Roogulli boasts a large kitchen garden including a poly tunnel fitted out with wicking beds for all year round vegetable production as well as conventional vegetable beds, berries and espalier heritage apples. The Silkie hens and roosters next door provide a composting and pest clean up service. The food forest, which had only just been planted when the garden was last open, now boasts established fruit trees, swales diverting water from the driveway, chop and drop mulch, ducks and the ‘Bath House’. The rock garden around the house is planted with native grassland plants.
The garden has been built using materials salvaged from the site, second hand materials collected from around Canberra and recycled products.
Roogulli is used to graze alpacas, llamas and miniature sheep. Brooks Creek runs along one boundary and the owners have done extensive clearing of weeds and replanting of native vegetation along its banks in a project with neighbours and Wamboin Gearys Gap Landcare.
Entry: Members of Open Gardens Canberra free, Non-members $8, Children under 18 free if accompanied by an adult.
More information at http://www.opengardenscanberra.org.au/node/34
Are you interested in gardening? Would you like to learn more about permaculture, worm farming and food forests?
To find out more about what we are doing and meet other members of the community with interests in local food production and sustainability, download the Bungendore Community Garden brochure and come to our next meeting at the Bungendore Community Garden!
Everyone is welcome. Hope to see you soon.
Autumn is a great time to plant vegetables that you can eat throughout winter, however you need to get in there quickly before the frost season starts. By April you are generally better off planting out seedlings, with a few exceptions such as garlic, onions, broad beans and peas.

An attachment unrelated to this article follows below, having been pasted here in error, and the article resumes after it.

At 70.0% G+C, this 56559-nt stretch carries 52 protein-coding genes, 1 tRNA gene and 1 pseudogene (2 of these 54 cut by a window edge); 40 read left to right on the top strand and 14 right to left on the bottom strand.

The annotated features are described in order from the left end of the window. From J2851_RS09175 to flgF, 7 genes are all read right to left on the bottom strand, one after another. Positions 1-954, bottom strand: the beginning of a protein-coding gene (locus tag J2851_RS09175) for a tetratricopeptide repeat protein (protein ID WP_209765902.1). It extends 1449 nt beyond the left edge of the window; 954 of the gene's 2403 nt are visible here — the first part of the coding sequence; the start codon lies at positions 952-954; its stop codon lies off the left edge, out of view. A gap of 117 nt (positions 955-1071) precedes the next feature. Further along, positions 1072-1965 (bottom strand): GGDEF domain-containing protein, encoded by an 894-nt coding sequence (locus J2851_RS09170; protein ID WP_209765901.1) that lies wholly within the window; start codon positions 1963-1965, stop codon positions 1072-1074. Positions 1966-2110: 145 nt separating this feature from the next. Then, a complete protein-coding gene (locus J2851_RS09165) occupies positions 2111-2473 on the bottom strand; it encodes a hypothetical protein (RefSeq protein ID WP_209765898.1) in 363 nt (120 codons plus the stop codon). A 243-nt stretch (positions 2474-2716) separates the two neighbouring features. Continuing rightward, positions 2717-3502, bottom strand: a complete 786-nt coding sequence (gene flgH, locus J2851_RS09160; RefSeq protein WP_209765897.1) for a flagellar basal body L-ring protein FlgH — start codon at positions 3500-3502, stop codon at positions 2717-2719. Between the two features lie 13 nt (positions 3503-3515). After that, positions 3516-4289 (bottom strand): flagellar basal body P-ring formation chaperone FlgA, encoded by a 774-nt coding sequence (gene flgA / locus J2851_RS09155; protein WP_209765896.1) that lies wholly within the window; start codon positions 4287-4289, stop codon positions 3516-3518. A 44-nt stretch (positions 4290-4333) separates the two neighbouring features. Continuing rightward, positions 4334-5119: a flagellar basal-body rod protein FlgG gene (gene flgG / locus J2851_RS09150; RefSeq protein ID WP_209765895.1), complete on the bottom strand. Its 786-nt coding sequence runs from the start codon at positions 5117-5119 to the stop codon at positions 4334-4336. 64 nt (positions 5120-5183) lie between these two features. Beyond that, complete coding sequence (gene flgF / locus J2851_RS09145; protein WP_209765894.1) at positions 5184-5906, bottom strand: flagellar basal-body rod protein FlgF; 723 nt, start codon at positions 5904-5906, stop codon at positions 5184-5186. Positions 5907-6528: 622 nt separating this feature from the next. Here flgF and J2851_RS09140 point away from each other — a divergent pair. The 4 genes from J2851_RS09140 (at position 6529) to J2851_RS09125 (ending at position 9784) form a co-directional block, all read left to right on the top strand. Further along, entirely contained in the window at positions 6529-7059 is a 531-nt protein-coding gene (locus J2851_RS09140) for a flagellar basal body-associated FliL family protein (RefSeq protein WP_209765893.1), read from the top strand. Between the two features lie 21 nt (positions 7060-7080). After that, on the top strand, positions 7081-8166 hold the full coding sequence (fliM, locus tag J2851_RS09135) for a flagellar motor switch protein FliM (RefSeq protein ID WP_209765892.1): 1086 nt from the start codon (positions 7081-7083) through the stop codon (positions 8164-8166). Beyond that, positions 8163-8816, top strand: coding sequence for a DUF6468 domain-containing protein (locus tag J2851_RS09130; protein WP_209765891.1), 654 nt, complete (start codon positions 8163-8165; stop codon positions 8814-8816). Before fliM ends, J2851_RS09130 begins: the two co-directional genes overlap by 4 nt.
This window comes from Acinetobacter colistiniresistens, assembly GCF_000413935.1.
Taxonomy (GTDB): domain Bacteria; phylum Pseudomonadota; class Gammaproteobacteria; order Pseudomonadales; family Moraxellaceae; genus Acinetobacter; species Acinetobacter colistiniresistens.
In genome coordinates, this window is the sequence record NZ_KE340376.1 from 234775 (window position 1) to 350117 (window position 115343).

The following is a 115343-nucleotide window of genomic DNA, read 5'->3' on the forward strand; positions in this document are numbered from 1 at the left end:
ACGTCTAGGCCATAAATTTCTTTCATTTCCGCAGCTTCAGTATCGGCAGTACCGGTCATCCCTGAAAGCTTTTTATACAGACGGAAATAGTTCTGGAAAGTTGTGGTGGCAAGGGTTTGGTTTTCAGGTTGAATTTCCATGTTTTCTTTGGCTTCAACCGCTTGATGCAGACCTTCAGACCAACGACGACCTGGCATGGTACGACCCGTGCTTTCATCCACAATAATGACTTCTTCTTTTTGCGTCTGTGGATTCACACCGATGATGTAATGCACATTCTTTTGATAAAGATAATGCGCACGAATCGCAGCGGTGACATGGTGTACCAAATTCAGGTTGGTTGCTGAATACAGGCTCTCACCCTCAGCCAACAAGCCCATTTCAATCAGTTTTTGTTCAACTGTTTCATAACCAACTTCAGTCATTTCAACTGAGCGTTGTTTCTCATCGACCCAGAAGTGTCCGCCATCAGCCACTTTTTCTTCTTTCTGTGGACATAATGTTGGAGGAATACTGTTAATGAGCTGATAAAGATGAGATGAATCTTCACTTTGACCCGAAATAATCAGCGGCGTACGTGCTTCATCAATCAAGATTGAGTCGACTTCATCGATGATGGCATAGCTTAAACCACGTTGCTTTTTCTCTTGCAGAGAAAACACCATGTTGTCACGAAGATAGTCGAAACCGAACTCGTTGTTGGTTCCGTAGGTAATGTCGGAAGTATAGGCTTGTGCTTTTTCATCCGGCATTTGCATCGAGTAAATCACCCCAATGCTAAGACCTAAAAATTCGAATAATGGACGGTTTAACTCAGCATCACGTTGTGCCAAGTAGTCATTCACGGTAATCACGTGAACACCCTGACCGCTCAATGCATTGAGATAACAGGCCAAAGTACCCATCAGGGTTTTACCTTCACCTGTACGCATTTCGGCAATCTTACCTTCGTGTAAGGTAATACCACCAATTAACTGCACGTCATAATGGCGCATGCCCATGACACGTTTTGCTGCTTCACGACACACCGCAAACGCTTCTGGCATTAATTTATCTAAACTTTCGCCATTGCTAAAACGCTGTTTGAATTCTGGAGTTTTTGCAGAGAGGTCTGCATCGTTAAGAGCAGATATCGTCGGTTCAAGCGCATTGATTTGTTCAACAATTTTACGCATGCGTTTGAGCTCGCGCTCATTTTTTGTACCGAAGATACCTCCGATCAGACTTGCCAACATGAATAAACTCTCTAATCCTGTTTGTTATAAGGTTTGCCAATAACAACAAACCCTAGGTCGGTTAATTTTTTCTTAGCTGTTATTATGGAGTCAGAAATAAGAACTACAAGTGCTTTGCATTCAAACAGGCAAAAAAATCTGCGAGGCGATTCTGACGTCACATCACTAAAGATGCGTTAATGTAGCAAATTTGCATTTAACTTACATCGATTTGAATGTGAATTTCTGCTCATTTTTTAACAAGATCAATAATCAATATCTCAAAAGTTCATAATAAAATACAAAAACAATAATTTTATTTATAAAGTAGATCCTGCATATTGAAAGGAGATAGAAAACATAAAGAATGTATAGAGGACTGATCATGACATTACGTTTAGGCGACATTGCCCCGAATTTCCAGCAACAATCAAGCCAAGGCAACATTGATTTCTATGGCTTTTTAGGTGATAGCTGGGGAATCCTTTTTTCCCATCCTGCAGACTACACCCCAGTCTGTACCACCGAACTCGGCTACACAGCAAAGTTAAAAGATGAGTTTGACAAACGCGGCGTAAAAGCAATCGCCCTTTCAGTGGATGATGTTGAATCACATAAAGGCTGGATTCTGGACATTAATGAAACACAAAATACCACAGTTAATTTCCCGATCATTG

Here are some suggestions of what can be planted in early to mid-autumn:
- Asian Greens for quick results.
- A range of brassicas do well in autumn but will need quite a long time to mature, including: Brussel Sprouts, Broccoli and Cauliflower, Kale and Chinese and European Cabbages.
- Broad Beans and Peas are not only great to eat but are also good for your soil.
- Garlic, Leeks and Onions do very well in our climate.
- Corn salad, Spinach, Endives and Lettuce will give good results and provide great leafy green ingredients for a lovely winter salad.
- You can still plant Silverbeet, but early frosts may slow down growth.
- You could try Carrots, too, but success varies very much depending on how early and how long the first frost periods are.
And if you have a bumper crop, why not swap some for something you didn’t grow at one of our food swaps at the Southern Harvest Farmers Market?
Or come along to the Bungendore Community Garden and meet other keen gardeners and find out more! We meet regularly at the gardens on the first and third Monday of each month from 10am to 12noon for garden maintenance and a chat. BYO chair and coffee.
Join our Permaculture Interest Group on the 1st and 3rd Monday of the month at Bungendore Community Gardens from 10am to 12noon.
For more information please email email@example.com